•        Doesn’t communicate the tone/genre of the book
  •        Continues for way too long

Good Book Promo Videos

By contrast, good videos (see examples below) have the following in common:

  •        Good writing
  •        Professional execution
  •        High production value (not to be confused with a high budget: As you can see from Cigarettes for the Dog, all you need is a paper clip, empty coke bottle, a piece of paper, your cell, and a sense of humor.)
  •        Teases the audience without giving too much away
  •        Follows the “Show, don’t tell” principle
  •        Clearly introduces the concept or an angle of the book
  •        Leaves you wanting to know more


For good videos, visit

In summary, good video leverages video as a visual, cinematic tool, a way to translate the narrative of the book into moving images to establish an emotional connection with the audience. Bad videos are “too literal” in the sense that they show no overarching concept or understanding of tone or any creative vision for using the medium of video to their advantage. Instead, they try to cut and paste the book onto video, which makes the experience flat, and unintentionally humorous or just plain painful to watch. The key is to tease the audience, to communicate emotion without giving too much away. After all, the joy and purpose of reading a book is to allow the reader’s imagination to roam free, to create his or her own version of the world of the story and the characters.

How to Produce a Video

No matter what your budget or scope of the video is, it should follow certain steps to proper execution:

Develop your concept for the video.

What’s inherently fascinating, timely or socially relevant about your book? Perhaps there’s an unusual setting or character? What are the stakes? What is the genre/tone? What’s the core conflict or emotion? Who’s your audience? Is there an element of surprise or reversal that defies your reader’s expectations and compels them to want to know more?

Develop the format for the video.

Will it be a book trailer or author video? Live action, animation, documentary style, found footage, or a collage of images set to music?

Write the script.

Your script will be your creative blueprint and also define your budget. Keep it short—the ideal length for a video is 90-180 seconds. Write out the action and dialogue. What do we see and hear? Don’t forget the call-to-action at the end of the video, i.e. your website/social media channels and purchase info.

Budget it out.

Line items you might spend money on are videography, equipment, editing, sound design, stock images, video and music, a voice over artist, a producer, locations, etc. If you choose to go with a book video production service to handle everything, be sure to vet them as many of these turnkey services deliver bad results.

[10 Tips for a Successful Book Launch]


This phase applies mostly to a live action on-location shoot and encompasses hiring a videographer, talent, crew, etc., but the idea here is to allow enough prep time before production to make sure everyone knows what they are supposed to be doing.


Your job is to make sure your vision/script is being executed, but if you hired the right people, you should also be open to creative direction.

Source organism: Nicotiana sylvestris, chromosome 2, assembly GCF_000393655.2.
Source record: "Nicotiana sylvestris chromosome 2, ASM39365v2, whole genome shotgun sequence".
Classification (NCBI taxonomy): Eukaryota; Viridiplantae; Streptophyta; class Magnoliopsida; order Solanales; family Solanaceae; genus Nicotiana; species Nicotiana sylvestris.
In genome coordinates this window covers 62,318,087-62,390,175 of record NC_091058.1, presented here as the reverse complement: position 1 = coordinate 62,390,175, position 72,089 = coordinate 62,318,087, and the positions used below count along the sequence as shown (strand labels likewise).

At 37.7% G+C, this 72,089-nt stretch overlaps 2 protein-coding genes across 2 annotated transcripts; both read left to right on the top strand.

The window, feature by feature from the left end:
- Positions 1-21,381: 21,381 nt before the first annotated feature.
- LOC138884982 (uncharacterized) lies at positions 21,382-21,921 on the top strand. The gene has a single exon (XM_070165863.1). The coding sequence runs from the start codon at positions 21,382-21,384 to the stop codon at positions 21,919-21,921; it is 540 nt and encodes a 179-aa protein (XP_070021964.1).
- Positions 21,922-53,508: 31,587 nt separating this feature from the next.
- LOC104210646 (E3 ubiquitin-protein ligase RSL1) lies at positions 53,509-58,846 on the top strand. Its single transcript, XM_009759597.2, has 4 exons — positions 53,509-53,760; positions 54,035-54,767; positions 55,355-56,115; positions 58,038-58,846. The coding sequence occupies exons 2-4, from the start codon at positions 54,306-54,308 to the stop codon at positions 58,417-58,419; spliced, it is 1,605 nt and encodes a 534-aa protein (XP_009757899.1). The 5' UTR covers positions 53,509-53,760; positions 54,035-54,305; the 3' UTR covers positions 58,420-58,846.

This encompasses the editing phase and beta screenings for people you trust until you’re happy with the result and lock the video for distribution.

In summary, there’s a lot of nitty gritty that goes into the production phase depending on the scope of your video. For more resources, visit and download a handout for the production phase.


Now that your killer video is ready to share it with the world, here’s how:

  •        Upload it to Youtube or Vimeo as the primary distribution channel.
  •        Website: Embed it via Youtube/Vimeo front and center on your homepage.
  •        Social media: Pin it to the top of your profiles, run video specific ads, send it to your following as well as a list of targeted influencers to help spread the word and get endorsements.
  •        Mailing list: Send a newsletter to your mailing list with the Youtube/Vimeo embed, and ask to view, comment, and share.
  •        Literary and News Websites: Literary websites like Shelf Awareness, Booklist, Rumpus, Electric Literature and Publishers Weekly, as well as the mainstream news-driven sites such HuffPost, Daily Beast, Slate, the Hollywood Reporter, the New York Daily News, USA Today, and others all push video because it drives engagement. Many of them feature book trailers or author videos in either a dedicated section (Shelf Awareness’ “Book Trailer of the Day” for example) or they feature videos along with book review coverage and author interviews.
  •        Put a link to your video in your email signature.
  •        Use it in your media outreach and follow ups: As I mentioned before, a good video can help open doors with top media or influencers who might not have the time or interest in reading a pitch or an entire book. A video is also a great excuse to follow up with media contacts you haven’t heard back from.
  •        Screen your video at events to set the tone and break the ice: Starting off your book talk with a video helps get people engaged and makes your event more of a multi-media experience.
  •         Send your author video to speaking agents and TV outlets to give them an idea of how you look and perform on camera: TV producers will always ask for a video clip to make sure an author will look “good” and be confident on camera.
  •        Submit to Hollywood connections to demonstrate cinematic potential: Book scouts from major studios, agencies, and production companies are hungry for material and scour the web daily to find new books to option for movie adaptations. Give them a hand by sending them your video!

Original Article:


Write Fearlessly

About G.Edward Smith

A stranger in a strange land...